Heart Failure Surgery

Heart failure surgery is especially appropriate for patients with a pump and ejection fraction below 25 percent. Ejection fraction refers to the percentage of blood that leaves the heart each time it contracts. When the heart contracts, it ejects blood from the two ventricles; when the heart relaxes, the ventricles refill with blood. Because the left ventricle is the heart’s main pumping chamber, ejection fraction is usually measured only in the left ventricle, where typically between 55 to 70 percent of the blood is pumped out. An ejection fraction below 35 percent` may indicate heart failure.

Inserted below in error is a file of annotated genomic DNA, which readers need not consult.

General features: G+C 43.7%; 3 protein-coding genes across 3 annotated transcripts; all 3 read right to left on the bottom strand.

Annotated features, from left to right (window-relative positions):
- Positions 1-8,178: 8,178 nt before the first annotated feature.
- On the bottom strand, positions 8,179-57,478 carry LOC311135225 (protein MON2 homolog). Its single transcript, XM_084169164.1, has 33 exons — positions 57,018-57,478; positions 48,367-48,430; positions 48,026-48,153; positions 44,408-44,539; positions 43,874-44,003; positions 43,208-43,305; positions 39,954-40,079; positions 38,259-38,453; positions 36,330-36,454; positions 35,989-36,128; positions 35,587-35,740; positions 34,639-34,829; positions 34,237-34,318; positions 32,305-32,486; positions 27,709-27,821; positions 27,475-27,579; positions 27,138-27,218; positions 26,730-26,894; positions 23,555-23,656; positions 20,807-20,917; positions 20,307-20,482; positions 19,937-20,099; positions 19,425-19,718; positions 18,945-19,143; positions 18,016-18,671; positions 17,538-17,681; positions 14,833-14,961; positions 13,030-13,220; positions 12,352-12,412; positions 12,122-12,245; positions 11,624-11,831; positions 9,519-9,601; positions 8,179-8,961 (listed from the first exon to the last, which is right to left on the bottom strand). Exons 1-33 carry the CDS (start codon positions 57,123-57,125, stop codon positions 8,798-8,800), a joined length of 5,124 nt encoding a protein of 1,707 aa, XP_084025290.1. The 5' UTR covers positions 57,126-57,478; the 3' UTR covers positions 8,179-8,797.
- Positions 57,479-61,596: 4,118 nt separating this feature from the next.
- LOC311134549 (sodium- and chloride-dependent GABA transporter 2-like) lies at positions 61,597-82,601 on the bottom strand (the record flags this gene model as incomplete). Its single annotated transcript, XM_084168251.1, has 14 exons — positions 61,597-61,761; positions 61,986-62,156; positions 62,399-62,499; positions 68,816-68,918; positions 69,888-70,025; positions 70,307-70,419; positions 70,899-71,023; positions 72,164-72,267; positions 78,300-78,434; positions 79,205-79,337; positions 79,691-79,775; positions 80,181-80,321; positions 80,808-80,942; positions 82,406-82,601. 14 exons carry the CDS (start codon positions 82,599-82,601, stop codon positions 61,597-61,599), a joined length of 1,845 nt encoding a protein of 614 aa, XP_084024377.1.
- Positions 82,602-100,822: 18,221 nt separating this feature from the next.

Heart failure surgery includes left ventricle reconstruction, as well as mitral valve repair with coronary artery bypass surgery and biventricular pacing. These operations offer an alternative to heart transplant surgery for some patients. The results of these procedures have been good in many instances, in that many patients have been able to avoid heart transplantation for many years.